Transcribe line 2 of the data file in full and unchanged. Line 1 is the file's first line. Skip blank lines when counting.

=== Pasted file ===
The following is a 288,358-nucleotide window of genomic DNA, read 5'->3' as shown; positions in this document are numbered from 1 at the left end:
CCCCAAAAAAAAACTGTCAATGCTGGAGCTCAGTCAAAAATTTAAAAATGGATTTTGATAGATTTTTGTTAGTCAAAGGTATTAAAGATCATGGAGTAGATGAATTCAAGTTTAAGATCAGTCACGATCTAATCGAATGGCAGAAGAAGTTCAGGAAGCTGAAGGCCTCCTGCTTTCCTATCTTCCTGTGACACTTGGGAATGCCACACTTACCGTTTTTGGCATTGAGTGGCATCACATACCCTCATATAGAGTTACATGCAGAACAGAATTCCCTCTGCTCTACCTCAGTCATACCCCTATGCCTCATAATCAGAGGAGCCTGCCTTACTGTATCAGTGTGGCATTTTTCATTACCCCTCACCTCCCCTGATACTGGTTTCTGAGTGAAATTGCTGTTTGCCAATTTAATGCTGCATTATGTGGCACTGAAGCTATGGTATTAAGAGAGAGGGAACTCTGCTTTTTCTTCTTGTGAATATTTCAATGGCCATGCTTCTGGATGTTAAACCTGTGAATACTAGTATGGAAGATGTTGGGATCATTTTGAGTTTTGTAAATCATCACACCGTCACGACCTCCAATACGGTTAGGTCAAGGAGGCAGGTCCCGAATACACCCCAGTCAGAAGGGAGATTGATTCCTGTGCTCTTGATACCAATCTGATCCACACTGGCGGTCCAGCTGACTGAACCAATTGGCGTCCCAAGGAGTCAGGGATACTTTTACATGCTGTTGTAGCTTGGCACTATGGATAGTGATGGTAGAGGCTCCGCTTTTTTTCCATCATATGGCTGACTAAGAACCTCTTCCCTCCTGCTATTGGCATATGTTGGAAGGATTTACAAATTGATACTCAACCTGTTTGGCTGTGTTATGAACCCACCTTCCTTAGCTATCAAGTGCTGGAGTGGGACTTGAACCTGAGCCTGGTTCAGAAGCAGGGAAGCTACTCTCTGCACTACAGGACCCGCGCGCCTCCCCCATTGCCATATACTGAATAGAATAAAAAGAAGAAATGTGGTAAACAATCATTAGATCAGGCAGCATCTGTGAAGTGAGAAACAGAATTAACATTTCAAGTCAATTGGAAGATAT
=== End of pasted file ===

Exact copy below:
CCCCAAAAAAAAACTGTCAATGCTGGAGCTCAGTCAAAAATTTAAAAATGGATTTTGATAGATTTTTGTTAGTCAAAGGTATTAAAGATCATGGAGTAGATGAATTCAAGTTTAAGATCAGTCACGATCTAATCGAATGGCAGAAGAAGTTCAGGAAGCTGAAGGCCTCCTGCTTTCCTATCTTCCTGTGACACTTGGGAATGCCACACTTACCGTTTTTGGCATTGAGTGGCATCACATACCCTCATATAGAGTTACATGCAGAACAGAATTCCCTCTGCTCTACCTCAGTCATACCCCTATGCCTCATAATCAGAGGAGCCTGCCTTACTGTATCAGTGTGGCATTTTTCATTACCCCTCACCTCCCCTGATACTGGTTTCTGAGTGAAATTGCTGTTTGCCAATTTAATGCTGCATTATGTGGCACTGAAGCTATGGTATTAAGAGAGAGGGAACTCTGCTTTTTCTTCTTGTGAATATTTCAATGGCCATGCTTCTGGATGTTAAACCTGTGAATACTAGTATGGAAGATGTTGGGATCATTTTGAGTTTTGTAAATCATCACACCGTCACGACCTCCAATACGGTTAGGTCAAGGAGGCAGGTCCCGAATACACCCCAGTCAGAAGGGAGATTGATTCCTGTGCTCTTGATACCAATCTGATCCACACTGGCGGTCCAGCTGACTGAACCAATTGGCGTCCCAAGGAGTCAGGGATACTTTTACATGCTGTTGTAGCTTGGCACTATGGATAGTGATGGTAGAGGCTCCGCTTTTTTTCCATCATATGGCTGACTAAGAACCTCTTCCCTCCTGCTATTGGCATATGTTGGAAGGATTTACAAATTGATACTCAACCTGTTTGGCTGTGTTATGAACCCACCTTCCTTAGCTATCAAGTGCTGGAGTGGGACTTGAACCTGAGCCTGGTTCAGAAGCAGGGAAGCTACTCTCTGCACTACAGGACCCGCGCGCCTCCCCCATTGCCATATACTGAATAGAATAAAAAGAAGAAATGTGGTAAACAATCATTAGATCAGGCAGCATCTGTGAAGTGAGAAACAGAATTAACATTTCAAGTCAATTGGAAGATAT